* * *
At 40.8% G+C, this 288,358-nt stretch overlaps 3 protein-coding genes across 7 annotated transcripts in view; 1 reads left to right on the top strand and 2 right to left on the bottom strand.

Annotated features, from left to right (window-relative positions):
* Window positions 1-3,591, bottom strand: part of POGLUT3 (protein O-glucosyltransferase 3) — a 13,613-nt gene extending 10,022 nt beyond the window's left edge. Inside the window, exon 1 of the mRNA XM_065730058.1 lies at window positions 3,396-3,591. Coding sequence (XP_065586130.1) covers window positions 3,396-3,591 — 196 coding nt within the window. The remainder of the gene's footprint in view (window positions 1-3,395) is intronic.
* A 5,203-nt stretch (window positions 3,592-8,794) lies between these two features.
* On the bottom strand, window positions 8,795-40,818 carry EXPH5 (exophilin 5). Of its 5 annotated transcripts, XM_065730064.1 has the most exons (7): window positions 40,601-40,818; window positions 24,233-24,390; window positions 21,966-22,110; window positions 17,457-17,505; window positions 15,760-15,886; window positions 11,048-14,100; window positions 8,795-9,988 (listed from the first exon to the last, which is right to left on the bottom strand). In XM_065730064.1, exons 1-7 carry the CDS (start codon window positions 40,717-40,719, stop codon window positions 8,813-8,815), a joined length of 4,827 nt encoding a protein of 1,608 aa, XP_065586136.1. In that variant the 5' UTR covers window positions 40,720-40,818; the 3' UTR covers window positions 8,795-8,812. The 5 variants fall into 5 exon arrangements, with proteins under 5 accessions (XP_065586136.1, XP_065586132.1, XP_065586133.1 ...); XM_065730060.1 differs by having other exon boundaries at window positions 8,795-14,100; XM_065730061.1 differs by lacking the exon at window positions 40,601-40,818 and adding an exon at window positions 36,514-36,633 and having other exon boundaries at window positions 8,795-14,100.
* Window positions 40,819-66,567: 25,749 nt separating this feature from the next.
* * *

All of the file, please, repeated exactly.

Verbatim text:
At 40.8% G+C, this 288,358-nt stretch overlaps 3 protein-coding genes across 7 annotated transcripts in view; 1 reads left to right on the top strand and 2 right to left on the bottom strand.

Annotated features, from left to right (window-relative positions):
* Window positions 1-3,591, bottom strand: part of POGLUT3 (protein O-glucosyltransferase 3) — a 13,613-nt gene extending 10,022 nt beyond the window's left edge. Inside the window, exon 1 of the mRNA XM_065730058.1 lies at window positions 3,396-3,591. Coding sequence (XP_065586130.1) covers window positions 3,396-3,591 — 196 coding nt within the window. The remainder of the gene's footprint in view (window positions 1-3,395) is intronic.
* A 5,203-nt stretch (window positions 3,592-8,794) lies between these two features.
* On the bottom strand, window positions 8,795-40,818 carry EXPH5 (exophilin 5). Of its 5 annotated transcripts, XM_065730064.1 has the most exons (7): window positions 40,601-40,818; window positions 24,233-24,390; window positions 21,966-22,110; window positions 17,457-17,505; window positions 15,760-15,886; window positions 11,048-14,100; window positions 8,795-9,988 (listed from the first exon to the last, which is right to left on the bottom strand). In XM_065730064.1, exons 1-7 carry the CDS (start codon window positions 40,717-40,719, stop codon window positions 8,813-8,815), a joined length of 4,827 nt encoding a protein of 1,608 aa, XP_065586136.1. In that variant the 5' UTR covers window positions 40,720-40,818; the 3' UTR covers window positions 8,795-8,812. The 5 variants fall into 5 exon arrangements, with proteins under 5 accessions (XP_065586136.1, XP_065586132.1, XP_065586133.1 ...); XM_065730060.1 differs by having other exon boundaries at window positions 8,795-14,100; XM_065730061.1 differs by lacking the exon at window positions 40,601-40,818 and adding an exon at window positions 36,514-36,633 and having other exon boundaries at window positions 8,795-14,100.
* Window positions 40,819-66,567: 25,749 nt separating this feature from the next.